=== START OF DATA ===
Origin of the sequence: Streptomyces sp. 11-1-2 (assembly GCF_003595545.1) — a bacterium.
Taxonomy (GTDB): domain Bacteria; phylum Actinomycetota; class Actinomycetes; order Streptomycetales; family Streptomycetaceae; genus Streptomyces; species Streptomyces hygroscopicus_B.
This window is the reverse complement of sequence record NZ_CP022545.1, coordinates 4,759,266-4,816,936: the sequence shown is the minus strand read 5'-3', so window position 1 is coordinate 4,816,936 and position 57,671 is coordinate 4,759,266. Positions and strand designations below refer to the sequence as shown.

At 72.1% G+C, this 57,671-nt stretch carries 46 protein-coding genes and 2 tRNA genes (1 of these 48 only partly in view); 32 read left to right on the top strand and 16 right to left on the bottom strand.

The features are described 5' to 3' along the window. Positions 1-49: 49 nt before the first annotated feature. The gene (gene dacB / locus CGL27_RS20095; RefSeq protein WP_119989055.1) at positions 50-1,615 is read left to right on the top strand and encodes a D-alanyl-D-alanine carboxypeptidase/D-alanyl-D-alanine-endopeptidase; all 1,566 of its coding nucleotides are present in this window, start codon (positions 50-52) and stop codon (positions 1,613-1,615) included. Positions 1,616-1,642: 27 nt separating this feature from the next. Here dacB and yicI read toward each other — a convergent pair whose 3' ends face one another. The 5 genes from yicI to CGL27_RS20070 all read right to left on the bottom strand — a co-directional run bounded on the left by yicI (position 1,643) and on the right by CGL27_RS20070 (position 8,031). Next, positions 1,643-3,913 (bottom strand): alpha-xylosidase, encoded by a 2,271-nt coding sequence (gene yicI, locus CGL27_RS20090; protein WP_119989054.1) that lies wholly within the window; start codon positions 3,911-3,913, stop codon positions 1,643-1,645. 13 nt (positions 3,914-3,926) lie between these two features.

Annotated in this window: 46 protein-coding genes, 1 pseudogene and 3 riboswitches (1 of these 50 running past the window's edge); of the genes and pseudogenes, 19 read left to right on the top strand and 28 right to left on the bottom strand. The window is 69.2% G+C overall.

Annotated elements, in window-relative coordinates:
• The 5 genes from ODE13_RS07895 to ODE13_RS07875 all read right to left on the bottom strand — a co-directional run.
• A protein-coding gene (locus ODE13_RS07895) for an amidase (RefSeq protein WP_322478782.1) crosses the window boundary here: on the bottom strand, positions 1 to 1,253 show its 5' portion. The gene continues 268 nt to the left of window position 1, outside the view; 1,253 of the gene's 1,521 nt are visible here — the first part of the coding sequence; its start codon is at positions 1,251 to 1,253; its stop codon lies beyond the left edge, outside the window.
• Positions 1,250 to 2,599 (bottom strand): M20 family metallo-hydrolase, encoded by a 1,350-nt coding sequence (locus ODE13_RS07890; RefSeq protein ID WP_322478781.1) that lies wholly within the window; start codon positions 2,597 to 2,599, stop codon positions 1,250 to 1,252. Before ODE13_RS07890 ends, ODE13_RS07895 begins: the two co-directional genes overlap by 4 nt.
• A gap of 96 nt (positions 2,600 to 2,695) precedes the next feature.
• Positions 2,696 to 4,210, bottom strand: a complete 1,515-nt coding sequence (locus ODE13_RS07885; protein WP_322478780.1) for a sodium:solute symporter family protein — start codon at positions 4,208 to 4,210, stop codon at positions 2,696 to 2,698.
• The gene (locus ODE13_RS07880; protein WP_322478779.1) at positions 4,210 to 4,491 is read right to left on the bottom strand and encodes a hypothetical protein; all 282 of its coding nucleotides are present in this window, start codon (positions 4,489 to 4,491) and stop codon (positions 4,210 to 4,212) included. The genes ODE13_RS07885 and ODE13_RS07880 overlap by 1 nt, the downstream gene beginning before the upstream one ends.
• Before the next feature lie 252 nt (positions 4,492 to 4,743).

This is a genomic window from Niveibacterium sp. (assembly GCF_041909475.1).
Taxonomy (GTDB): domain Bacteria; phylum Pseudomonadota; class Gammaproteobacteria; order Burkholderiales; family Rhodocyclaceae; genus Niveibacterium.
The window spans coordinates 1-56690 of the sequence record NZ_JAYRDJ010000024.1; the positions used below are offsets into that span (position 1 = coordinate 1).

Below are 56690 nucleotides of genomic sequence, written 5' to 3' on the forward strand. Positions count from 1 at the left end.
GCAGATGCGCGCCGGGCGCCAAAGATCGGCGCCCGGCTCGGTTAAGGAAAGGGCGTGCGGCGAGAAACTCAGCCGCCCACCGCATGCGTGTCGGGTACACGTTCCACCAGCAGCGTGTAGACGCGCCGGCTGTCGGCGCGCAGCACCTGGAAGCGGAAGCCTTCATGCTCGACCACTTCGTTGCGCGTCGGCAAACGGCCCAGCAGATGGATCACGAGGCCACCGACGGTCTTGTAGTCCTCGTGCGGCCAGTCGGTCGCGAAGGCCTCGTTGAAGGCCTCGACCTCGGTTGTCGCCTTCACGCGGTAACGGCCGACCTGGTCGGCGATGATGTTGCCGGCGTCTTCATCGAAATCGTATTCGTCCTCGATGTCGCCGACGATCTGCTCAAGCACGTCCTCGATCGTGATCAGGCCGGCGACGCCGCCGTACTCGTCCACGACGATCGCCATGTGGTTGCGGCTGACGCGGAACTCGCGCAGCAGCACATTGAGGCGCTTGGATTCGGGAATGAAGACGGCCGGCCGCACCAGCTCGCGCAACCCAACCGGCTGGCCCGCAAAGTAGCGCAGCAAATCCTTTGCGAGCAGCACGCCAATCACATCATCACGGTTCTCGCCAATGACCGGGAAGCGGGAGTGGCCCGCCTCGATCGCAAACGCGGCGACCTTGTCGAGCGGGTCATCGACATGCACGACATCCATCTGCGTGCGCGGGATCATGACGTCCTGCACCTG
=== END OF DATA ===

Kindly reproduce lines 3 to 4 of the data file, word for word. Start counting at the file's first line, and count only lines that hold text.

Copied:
This window is the reverse complement of sequence record NZ_CP022545.1, coordinates 4,759,266-4,816,936: the sequence shown is the minus strand read 5'-3', so window position 1 is coordinate 4,816,936 and position 57,671 is coordinate 4,759,266. Positions and strand designations below refer to the sequence as shown.

At 72.1% G+C, this 57,671-nt stretch carries 46 protein-coding genes and 2 tRNA genes (1 of these 48 only partly in view); 32 read left to right on the top strand and 16 right to left on the bottom strand.